Tuesday, 27 January 2015

I Have to Talk to God About This

Yesterday I attended the induction service for the new rector, Matt Martin, in the neighbouring parish of St. James Clandeboy and Holy Trinity Lucan.  It was a wonderful celebration of new ministry with a large combined choir and a full to overflowing in the church.  One of the many things which resonated with me was a story that the preacher, Rev. Ken Anderson, related as part of his sermon.  He and his family including his five year old grandson were visiting Savannah Georgia.  They came upon a statue which represents a modern black family that has risen from the shackles of slavery. The base of the monument bears an inscription by poet Maya Angelou:

We were stolen, sold and bought together from the African continent. We got on the slave ships together. We lay back to belly in the holds of the slave ships in each other’s excrement and urine together, sometimes died together, and our lifeless bodies thrown overboard together. Today, we are standing up together, with faith and even some joy.

The grandson was quite captivated by the statue and asked his grandfather about it.  When he heard the explanation he was rather quiet and moved away from the area.  Asked about what he was doing he answered, “I need to talk to God about it.”   The wisdom in that statement is as profound as anything I have read by spiritual guides and wise men and women.  That, for me, sums up what we all need in our spiritual journey in life when we seek a deeper relationship with God.  We need to remember to talk with God about it.  Talking to God of course is a two way conversation.  We need to listen as well as speak.  So often in my experience I forget to talk to God about what is happening in my life and my response to those events.  I reserve my conversation with God to formal and sometimes less formal periods of prayer and meditation.  Talking to God at any and all times in our lives will help us in many ways as especially more aware of the Moments of Grace which occur and which we often can overlook and be inattentive to what are all around us and that we often in the midst of.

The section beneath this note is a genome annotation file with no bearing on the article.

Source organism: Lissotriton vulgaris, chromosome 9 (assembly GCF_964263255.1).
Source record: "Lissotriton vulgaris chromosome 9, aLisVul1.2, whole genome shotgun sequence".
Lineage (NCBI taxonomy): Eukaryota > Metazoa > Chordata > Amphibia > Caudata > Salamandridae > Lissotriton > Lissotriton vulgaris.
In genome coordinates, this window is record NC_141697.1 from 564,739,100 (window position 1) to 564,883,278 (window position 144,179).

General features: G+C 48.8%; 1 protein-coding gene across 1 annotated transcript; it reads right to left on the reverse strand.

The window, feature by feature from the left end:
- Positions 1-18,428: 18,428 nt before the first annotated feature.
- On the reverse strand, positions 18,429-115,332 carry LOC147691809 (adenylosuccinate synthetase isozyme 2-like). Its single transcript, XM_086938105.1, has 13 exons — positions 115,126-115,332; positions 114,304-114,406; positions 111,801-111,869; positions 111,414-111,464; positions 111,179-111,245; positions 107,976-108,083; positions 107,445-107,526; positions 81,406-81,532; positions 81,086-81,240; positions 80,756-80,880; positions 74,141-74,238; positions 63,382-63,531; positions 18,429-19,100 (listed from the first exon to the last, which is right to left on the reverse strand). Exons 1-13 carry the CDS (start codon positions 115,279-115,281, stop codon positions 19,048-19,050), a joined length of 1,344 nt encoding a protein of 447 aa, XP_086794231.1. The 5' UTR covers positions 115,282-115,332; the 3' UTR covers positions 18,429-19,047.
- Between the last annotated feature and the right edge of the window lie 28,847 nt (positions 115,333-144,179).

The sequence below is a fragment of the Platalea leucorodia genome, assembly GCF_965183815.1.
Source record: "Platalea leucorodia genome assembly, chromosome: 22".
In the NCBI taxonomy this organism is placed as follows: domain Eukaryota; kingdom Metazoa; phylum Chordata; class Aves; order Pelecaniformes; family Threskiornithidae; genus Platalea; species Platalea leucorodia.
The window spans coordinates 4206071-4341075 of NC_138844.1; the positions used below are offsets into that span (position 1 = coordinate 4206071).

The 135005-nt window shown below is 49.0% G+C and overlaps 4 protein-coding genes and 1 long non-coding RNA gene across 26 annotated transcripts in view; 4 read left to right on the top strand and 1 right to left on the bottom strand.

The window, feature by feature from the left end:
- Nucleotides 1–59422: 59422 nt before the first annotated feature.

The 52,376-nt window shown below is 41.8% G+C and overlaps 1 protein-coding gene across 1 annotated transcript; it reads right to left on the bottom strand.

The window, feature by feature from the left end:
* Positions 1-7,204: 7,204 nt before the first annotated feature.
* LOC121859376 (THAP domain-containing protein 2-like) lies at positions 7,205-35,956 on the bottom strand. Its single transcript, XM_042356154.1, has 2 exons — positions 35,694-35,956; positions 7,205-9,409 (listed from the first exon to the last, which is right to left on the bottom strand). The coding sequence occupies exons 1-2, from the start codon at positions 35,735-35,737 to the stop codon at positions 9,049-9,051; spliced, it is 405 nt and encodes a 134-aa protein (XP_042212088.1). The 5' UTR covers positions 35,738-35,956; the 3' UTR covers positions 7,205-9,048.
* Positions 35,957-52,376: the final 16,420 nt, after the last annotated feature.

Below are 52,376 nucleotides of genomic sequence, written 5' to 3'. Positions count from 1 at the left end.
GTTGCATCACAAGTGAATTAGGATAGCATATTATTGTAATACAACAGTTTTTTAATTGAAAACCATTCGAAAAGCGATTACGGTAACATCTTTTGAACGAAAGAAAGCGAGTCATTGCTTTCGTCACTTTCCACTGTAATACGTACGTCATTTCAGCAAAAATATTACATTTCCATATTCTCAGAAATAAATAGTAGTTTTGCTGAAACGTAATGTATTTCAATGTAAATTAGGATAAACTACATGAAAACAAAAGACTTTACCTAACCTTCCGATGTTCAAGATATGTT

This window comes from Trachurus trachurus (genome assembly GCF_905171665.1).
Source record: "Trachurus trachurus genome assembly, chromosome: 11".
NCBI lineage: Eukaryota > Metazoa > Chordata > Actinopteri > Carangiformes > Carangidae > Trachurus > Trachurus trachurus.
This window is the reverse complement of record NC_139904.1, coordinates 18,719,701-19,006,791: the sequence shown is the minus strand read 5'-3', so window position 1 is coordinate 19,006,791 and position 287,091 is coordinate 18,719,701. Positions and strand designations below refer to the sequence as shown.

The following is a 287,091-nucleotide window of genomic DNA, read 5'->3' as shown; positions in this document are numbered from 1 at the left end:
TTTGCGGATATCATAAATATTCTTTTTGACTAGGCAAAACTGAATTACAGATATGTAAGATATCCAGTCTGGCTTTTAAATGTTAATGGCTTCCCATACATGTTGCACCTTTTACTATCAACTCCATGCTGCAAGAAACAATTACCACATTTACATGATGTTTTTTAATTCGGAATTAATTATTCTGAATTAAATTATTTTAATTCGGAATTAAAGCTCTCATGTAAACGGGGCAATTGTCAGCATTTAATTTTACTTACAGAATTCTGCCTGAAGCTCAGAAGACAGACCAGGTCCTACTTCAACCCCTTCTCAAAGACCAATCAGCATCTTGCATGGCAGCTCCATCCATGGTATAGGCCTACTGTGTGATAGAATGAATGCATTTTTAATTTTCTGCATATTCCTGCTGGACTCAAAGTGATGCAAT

As Ken noted the chains that bind the feet of that family in the statue are broken and they have been set free.  This is a powerful representation of one way of looking at sin – it is those things that chain us to the past.  Let us keep talking to God about our lives and looking for those Moments of Grace. 

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